• Itsallaboutyou (by Harlington), a 2011 bay gelding, raced 97 times with 22 wins.

In terms of success, Watts Village (by Forestry) was a stakes winner in Japan and Korea. He made 19 starts, won eight of them, and finished in the top-three 15 times. He became the first Korean-trained horse to win a race outside of the country when he won the 2013 Japan-Korea Interaction Cup at Ohi Racecourse in Tokyo.

Palm Crescent's half-brother Watts Village won the 2015 Munhwa Ilbo Cup in Seoul, Korea, in the final race of his career

“Watts Village was a bit of a trailblazer with his win in Japan,” said Alastair Middleton, who works for the Korea Racing Authority's (KRA) international simulcast in various roles, including as a race caller and blogger.

Like Watts Village, Palm Crescent has been a trailblazer in the sport of eventing, and like his other brothers, he's been quite the war horse. On the track, Palm Crescent was a frontrunner like Watts Village. His one victory in 12 starts came when he led the entire way of a maiden race at Charles Town in West Virginia in December 2009.

After retiring from racing in April 2010, Palm Crescent, who goes by the barn name of “Palmer,” competed in his first USEA-recognized event in February 2011 with Jennifer Simmons. Then, Jan Byyny began competing Palmer in March 2011 and brought him up to the Preliminary level of 3'7”.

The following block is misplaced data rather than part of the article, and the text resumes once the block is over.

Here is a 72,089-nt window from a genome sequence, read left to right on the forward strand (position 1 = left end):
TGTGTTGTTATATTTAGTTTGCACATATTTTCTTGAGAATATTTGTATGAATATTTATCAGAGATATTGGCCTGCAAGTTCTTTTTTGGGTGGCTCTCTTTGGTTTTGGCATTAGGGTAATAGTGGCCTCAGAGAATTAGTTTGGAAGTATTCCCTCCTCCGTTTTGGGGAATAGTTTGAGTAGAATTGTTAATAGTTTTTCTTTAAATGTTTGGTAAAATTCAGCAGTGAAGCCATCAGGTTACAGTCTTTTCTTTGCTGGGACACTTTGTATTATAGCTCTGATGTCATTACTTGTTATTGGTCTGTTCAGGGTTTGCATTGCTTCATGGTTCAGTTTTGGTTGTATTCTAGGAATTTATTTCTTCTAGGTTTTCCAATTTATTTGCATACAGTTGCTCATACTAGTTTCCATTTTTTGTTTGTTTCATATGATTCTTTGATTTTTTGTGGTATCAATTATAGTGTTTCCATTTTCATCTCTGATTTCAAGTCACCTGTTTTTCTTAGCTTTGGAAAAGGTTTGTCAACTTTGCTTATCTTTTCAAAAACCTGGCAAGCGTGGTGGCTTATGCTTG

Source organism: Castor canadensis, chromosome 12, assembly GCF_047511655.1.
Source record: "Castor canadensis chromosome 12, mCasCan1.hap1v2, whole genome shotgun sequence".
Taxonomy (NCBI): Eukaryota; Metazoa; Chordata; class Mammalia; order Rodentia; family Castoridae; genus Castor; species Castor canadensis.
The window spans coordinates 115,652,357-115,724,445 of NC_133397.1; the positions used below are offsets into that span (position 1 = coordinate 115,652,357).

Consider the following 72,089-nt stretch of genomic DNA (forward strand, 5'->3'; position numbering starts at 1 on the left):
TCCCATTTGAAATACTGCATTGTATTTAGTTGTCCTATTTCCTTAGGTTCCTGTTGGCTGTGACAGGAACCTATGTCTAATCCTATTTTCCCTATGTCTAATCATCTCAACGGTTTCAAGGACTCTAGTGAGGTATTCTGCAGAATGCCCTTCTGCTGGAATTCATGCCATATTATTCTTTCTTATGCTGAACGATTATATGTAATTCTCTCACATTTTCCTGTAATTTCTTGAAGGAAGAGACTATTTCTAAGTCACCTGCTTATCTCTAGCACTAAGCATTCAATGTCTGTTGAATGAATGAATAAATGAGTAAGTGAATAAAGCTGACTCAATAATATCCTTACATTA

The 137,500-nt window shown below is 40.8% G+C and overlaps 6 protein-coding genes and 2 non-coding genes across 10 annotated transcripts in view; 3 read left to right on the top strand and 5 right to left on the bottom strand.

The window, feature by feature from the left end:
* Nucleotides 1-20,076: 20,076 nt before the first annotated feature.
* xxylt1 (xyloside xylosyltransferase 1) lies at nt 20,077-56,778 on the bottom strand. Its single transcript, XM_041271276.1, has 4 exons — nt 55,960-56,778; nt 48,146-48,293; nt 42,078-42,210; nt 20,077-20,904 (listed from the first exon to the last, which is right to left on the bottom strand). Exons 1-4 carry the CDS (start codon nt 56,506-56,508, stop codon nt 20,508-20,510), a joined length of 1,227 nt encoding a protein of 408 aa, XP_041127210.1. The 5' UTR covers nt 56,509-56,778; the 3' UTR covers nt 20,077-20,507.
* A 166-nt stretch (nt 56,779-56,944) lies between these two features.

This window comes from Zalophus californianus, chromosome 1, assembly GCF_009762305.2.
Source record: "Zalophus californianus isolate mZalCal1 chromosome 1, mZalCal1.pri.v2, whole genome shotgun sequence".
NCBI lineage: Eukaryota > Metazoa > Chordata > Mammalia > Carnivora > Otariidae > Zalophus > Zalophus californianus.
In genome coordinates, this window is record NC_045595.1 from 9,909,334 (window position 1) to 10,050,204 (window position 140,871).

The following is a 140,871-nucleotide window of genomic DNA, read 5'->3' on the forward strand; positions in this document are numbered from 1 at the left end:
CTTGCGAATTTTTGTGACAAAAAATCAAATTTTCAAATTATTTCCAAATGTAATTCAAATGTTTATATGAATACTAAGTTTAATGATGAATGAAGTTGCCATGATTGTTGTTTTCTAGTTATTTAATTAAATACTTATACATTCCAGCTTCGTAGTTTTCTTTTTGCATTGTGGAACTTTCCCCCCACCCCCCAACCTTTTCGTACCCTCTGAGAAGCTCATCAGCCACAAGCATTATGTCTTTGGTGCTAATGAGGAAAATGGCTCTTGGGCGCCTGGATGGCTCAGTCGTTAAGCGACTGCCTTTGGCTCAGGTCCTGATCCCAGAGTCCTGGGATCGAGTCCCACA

“He has a great mind; he's a beautiful type,” Byyny said. “You can't ever tell how good they're going to be, but I loved everything about him. His gallop was to-die-for, and I thought he was going to be good enough for the flat.”

When Byyny sold Palmer to a client, Chase Shipka, she said, “This horse will be your Kentucky horse. I guarantee he will go to Kentucky one day.”

After Shipka started focusing more on competing in dressage, Meagan O'Donoghue took over the mount and has campaigned Palmer since 2015.

O'Donoghue previously competed at the five-star level with the OTTB Pirate (JC: Pirate's Gold Star), who was bred and raced in Illinois, the same state where O'Donoghue grew up. She and Pirate competed three times in Kentucky in 2013, 2014, and 2015 and went over to England for Burghley in 2014. This will be Palm Crescent's third Kentucky five-star, plus he's competed at the Maryland 5 Star at Fair Hill and at Burghley.